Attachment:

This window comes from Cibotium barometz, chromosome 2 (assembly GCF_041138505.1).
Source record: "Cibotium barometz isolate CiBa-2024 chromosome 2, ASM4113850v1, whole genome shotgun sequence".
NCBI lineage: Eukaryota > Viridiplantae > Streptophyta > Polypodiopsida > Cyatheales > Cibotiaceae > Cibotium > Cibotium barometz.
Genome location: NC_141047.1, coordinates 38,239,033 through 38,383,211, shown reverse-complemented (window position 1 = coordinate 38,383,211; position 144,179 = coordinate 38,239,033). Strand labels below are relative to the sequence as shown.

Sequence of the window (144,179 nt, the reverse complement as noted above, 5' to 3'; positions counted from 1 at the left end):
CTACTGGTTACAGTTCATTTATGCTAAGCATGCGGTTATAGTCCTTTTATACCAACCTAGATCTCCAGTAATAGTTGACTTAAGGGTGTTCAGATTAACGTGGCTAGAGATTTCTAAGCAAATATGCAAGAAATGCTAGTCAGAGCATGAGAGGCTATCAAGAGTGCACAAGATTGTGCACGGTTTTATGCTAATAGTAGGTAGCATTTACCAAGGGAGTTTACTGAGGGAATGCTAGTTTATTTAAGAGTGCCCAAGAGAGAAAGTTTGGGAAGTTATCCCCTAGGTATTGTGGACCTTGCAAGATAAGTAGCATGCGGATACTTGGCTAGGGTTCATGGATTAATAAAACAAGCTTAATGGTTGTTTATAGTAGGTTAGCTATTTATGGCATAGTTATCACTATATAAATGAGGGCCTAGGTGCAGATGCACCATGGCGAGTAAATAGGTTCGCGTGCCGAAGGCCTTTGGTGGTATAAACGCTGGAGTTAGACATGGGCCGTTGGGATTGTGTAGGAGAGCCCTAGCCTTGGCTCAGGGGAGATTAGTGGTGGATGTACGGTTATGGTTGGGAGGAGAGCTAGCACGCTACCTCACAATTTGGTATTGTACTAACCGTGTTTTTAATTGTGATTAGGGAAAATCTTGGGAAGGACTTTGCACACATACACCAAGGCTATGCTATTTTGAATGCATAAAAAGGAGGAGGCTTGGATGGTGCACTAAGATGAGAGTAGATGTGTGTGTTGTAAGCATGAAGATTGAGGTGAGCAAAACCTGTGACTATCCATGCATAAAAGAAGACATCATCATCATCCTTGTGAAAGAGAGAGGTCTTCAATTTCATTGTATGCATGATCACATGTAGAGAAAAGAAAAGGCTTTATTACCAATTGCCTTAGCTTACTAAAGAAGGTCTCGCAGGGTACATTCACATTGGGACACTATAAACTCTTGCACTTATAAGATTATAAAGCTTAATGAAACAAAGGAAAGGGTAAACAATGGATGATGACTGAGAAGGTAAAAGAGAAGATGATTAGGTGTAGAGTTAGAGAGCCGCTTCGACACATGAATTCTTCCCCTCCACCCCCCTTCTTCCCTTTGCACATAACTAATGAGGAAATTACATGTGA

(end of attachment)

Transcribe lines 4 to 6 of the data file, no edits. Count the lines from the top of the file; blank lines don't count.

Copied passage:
Genome location: NC_141047.1, coordinates 38,239,033 through 38,383,211, shown reverse-complemented (window position 1 = coordinate 38,383,211; position 144,179 = coordinate 38,239,033). Strand labels below are relative to the sequence as shown.

Sequence of the window (144,179 nt, the reverse complement as noted above, 5' to 3'; positions counted from 1 at the left end):
CTACTGGTTACAGTTCATTTATGCTAAGCATGCGGTTATAGTCCTTTTATACCAACCTAGATCTCCAGTAATAGTTGACTTAAGGGTGTTCAGATTAACGTGGCTAGAGATTTCTAAGCAAATATGCAAGAAATGCTAGTCAGAGCATGAGAGGCTATCAAGAGTGCACAAGATTGTGCACGGTTTTATGCTAATAGTAGGTAGCATTTACCAAGGGAGTTTACTGAGGGAATGCTAGTTTATTTAAGAGTGCCCAAGAGAGAAAGTTTGGGAAGTTATCCCCTAGGTATTGTGGACCTTGCAAGATAAGTAGCATGCGGATACTTGGCTAGGGTTCATGGATTAATAAAACAAGCTTAATGGTTGTTTATAGTAGGTTAGCTATTTATGGCATAGTTATCACTATATAAATGAGGGCCTAGGTGCAGATGCACCATGGCGAGTAAATAGGTTCGCGTGCCGAAGGCCTTTGGTGGTATAAACGCTGGAGTTAGACATGGGCCGTTGGGATTGTGTAGGAGAGCCCTAGCCTTGGCTCAGGGGAGATTAGTGGTGGATGTACGGTTATGGTTGGGAGGAGAGCTAGCACGCTACCTCACAATTTGGTATTGTACTAACCGTGTTTTTAATTGTGATTAGGGAAAATCTTGGGAAGGACTTTGCACACATACACCAAGGCTATGCTATTTTGAATGCATAAAAAGGAGGAGGCTTGGATGGTGCACTAAGATGAGAGTAGATGTGTGTGTTGTAAGCATGAAGATTGAGGTGAGCAAAACCTGTGACTATCCATGCATAAAAGAAGACATCATCATCATCCTTGTGAAAGAGAGAGGTCTTCAATTTCATTGTATGCATGATCACATGTAGAGAAAAGAAAAGGCTTTATTACCAATTGCCTTAGCTTACTAAAGAAGGTCTCGCAGGGTACATTCACATTGGGACACTATAAACTCTTGCACTTATAAGATTATAAAGCTTAATGAAACAAAGGAAAGGGTAAACAATGGATGATGACTGAGAAGGTAAAAGAGAAGATGATTAGGTGTAGAGTTAGAGAGCCGCTTCGACACATGAATTCTTCCCCTCCACCCCCCTTCTTCCCTTTGCACATAACTAATGAGGAAATTACATGTGA